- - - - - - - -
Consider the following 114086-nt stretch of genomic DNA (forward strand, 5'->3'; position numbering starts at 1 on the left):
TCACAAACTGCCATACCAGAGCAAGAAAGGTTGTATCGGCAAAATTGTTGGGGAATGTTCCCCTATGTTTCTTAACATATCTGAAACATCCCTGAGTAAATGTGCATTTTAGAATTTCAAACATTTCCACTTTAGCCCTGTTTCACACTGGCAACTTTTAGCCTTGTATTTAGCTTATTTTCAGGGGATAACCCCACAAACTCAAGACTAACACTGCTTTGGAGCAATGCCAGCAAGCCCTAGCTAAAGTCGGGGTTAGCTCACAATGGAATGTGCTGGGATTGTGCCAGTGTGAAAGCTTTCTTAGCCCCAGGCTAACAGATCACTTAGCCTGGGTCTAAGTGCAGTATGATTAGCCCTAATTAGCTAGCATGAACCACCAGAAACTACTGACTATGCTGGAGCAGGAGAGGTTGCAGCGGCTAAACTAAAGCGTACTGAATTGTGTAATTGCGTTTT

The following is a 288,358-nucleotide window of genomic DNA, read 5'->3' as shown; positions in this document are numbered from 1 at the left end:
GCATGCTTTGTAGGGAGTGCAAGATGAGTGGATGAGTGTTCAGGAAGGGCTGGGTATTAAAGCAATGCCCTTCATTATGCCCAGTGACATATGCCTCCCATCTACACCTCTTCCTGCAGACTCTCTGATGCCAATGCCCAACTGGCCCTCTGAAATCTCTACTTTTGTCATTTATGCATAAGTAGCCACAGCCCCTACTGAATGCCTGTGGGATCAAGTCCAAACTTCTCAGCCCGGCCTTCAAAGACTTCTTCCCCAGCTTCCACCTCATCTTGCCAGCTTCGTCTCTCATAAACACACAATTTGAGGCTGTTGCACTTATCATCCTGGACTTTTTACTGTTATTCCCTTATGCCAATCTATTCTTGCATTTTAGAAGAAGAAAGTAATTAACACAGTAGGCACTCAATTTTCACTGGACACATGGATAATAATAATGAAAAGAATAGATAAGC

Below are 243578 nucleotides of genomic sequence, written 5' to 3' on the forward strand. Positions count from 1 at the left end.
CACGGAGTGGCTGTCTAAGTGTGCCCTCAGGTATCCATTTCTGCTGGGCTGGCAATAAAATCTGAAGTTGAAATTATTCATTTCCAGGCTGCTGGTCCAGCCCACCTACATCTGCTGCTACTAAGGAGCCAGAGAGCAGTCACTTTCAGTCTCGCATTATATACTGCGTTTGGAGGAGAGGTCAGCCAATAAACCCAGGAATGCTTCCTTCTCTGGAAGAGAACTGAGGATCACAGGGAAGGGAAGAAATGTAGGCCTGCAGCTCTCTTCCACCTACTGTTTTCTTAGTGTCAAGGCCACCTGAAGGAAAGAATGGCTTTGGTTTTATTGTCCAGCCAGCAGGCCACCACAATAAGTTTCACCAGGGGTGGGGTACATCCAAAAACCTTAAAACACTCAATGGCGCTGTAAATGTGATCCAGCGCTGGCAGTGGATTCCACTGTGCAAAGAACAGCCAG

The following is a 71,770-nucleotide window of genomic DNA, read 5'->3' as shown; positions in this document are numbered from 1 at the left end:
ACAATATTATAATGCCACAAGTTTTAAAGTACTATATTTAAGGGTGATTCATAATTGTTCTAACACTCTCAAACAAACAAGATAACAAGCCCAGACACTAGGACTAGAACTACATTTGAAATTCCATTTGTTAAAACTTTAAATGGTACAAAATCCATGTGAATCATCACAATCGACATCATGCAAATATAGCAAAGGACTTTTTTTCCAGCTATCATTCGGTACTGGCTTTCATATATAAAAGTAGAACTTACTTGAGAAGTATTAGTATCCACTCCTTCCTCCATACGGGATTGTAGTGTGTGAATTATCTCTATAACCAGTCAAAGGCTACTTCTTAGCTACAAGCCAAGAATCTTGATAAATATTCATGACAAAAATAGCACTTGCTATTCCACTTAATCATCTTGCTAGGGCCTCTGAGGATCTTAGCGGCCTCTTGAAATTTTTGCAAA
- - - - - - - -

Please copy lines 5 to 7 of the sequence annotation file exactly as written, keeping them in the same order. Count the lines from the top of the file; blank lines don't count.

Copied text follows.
Below are 243578 nucleotides of genomic sequence, written 5' to 3' on the forward strand. Positions count from 1 at the left end.
CACGGAGTGGCTGTCTAAGTGTGCCCTCAGGTATCCATTTCTGCTGGGCTGGCAATAAAATCTGAAGTTGAAATTATTCATTTCCAGGCTGCTGGTCCAGCCCACCTACATCTGCTGCTACTAAGGAGCCAGAGAGCAGTCACTTTCAGTCTCGCATTATATACTGCGTTTGGAGGAGAGGTCAGCCAATAAACCCAGGAATGCTTCCTTCTCTGGAAGAGAACTGAGGATCACAGGGAAGGGAAGAAATGTAGGCCTGCAGCTCTCTTCCACCTACTGTTTTCTTAGTGTCAAGGCCACCTGAAGGAAAGAATGGCTTTGGTTTTATTGTCCAGCCAGCAGGCCACCACAATAAGTTTCACCAGGGGTGGGGTACATCCAAAAACCTTAAAACACTCAATGGCGCTGTAAATGTGATCCAGCGCTGGCAGTGGATTCCACTGTGCAAAGAACAGCCAG

The following is a 71,770-nucleotide window of genomic DNA, read 5'->3' as shown; positions in this document are numbered from 1 at the left end: